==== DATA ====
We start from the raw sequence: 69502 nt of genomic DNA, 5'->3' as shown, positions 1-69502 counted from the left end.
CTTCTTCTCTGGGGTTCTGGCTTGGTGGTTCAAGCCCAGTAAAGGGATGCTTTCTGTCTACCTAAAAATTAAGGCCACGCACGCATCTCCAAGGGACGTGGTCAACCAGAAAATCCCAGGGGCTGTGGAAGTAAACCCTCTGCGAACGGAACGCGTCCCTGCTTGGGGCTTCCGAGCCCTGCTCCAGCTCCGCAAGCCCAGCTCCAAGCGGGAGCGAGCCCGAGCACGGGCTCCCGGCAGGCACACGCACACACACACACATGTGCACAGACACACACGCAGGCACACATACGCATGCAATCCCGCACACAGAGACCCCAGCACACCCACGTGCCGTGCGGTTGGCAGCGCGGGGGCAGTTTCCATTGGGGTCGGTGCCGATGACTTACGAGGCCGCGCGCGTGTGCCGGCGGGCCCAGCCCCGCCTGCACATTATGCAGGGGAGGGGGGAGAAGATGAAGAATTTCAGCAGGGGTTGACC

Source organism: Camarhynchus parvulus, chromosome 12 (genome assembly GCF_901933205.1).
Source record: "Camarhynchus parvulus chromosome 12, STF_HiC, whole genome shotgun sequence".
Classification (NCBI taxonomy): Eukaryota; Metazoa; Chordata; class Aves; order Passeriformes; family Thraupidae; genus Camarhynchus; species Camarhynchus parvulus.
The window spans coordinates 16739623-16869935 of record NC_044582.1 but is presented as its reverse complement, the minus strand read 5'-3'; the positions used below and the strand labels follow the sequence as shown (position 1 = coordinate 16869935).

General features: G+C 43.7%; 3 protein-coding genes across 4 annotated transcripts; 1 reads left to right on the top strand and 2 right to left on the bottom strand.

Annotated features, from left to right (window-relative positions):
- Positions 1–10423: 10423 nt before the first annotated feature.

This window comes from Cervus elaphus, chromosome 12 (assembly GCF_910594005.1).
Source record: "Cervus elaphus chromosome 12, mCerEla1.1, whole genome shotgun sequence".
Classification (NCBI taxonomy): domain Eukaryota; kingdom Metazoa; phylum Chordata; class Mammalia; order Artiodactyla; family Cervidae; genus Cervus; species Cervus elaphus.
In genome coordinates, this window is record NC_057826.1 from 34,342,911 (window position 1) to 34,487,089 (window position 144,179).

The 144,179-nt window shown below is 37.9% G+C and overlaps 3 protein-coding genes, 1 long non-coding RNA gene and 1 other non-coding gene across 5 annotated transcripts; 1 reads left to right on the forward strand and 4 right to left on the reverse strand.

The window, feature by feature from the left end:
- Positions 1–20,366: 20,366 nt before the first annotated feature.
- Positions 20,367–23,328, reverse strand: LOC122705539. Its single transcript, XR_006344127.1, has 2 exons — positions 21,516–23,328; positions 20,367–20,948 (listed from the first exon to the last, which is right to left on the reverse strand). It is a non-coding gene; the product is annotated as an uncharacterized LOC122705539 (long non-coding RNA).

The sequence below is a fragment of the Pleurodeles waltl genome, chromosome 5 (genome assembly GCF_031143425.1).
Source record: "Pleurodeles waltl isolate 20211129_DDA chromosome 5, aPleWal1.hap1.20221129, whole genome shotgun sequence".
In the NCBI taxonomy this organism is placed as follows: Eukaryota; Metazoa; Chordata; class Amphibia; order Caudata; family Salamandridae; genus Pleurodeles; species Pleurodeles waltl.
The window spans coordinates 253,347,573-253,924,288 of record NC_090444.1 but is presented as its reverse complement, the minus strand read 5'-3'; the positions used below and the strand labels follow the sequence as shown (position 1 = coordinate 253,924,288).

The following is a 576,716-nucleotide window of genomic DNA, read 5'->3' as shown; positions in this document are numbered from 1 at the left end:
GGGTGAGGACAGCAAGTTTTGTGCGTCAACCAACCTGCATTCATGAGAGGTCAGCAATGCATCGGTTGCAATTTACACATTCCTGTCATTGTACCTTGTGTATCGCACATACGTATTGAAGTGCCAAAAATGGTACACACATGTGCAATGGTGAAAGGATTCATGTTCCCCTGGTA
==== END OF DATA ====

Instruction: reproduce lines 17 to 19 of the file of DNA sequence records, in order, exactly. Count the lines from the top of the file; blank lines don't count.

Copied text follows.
- Positions 20,367–23,328, reverse strand: LOC122705539. Its single transcript, XR_006344127.1, has 2 exons — positions 21,516–23,328; positions 20,367–20,948 (listed from the first exon to the last, which is right to left on the reverse strand). It is a non-coding gene; the product is annotated as an uncharacterized LOC122705539 (long non-coding RNA).

The sequence below is a fragment of the Pleurodeles waltl genome, chromosome 5 (genome assembly GCF_031143425.1).
Source record: "Pleurodeles waltl isolate 20211129_DDA chromosome 5, aPleWal1.hap1.20221129, whole genome shotgun sequence".